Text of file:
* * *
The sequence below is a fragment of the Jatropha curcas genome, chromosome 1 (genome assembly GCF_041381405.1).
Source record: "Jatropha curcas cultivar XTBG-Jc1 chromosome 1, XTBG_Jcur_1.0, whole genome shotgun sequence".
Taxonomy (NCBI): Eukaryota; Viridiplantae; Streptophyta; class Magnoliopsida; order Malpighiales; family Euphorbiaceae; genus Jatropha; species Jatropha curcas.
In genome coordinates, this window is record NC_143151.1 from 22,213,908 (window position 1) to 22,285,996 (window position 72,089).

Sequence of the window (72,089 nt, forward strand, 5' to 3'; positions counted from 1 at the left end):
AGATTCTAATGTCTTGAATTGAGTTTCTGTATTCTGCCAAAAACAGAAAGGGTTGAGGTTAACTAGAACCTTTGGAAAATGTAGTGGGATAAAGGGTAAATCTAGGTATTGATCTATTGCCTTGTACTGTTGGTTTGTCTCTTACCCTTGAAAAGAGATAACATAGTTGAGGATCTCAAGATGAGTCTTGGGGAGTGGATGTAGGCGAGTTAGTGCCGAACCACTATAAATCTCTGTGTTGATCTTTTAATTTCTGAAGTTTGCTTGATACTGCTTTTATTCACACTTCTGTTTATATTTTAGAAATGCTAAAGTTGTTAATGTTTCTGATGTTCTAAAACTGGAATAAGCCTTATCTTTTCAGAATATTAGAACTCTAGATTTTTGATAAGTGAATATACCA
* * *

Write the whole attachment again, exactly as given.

The sequence below is a fragment of the Jatropha curcas genome, chromosome 1 (genome assembly GCF_041381405.1).
Source record: "Jatropha curcas cultivar XTBG-Jc1 chromosome 1, XTBG_Jcur_1.0, whole genome shotgun sequence".
Taxonomy (NCBI): Eukaryota; Viridiplantae; Streptophyta; class Magnoliopsida; order Malpighiales; family Euphorbiaceae; genus Jatropha; species Jatropha curcas.
In genome coordinates, this window is record NC_143151.1 from 22,213,908 (window position 1) to 22,285,996 (window position 72,089).

Sequence of the window (72,089 nt, forward strand, 5' to 3'; positions counted from 1 at the left end):
AGATTCTAATGTCTTGAATTGAGTTTCTGTATTCTGCCAAAAACAGAAAGGGTTGAGGTTAACTAGAACCTTTGGAAAATGTAGTGGGATAAAGGGTAAATCTAGGTATTGATCTATTGCCTTGTACTGTTGGTTTGTCTCTTACCCTTGAAAAGAGATAACATAGTTGAGGATCTCAAGATGAGTCTTGGGGAGTGGATGTAGGCGAGTTAGTGCCGAACCACTATAAATCTCTGTGTTGATCTTTTAATTTCTGAAGTTTGCTTGATACTGCTTTTATTCACACTTCTGTTTATATTTTAGAAATGCTAAAGTTGTTAATGTTTCTGATGTTCTAAAACTGGAATAAGCCTTATCTTTTCAGAATATTAGAACTCTAGATTTTTGATAAGTGAATATACCA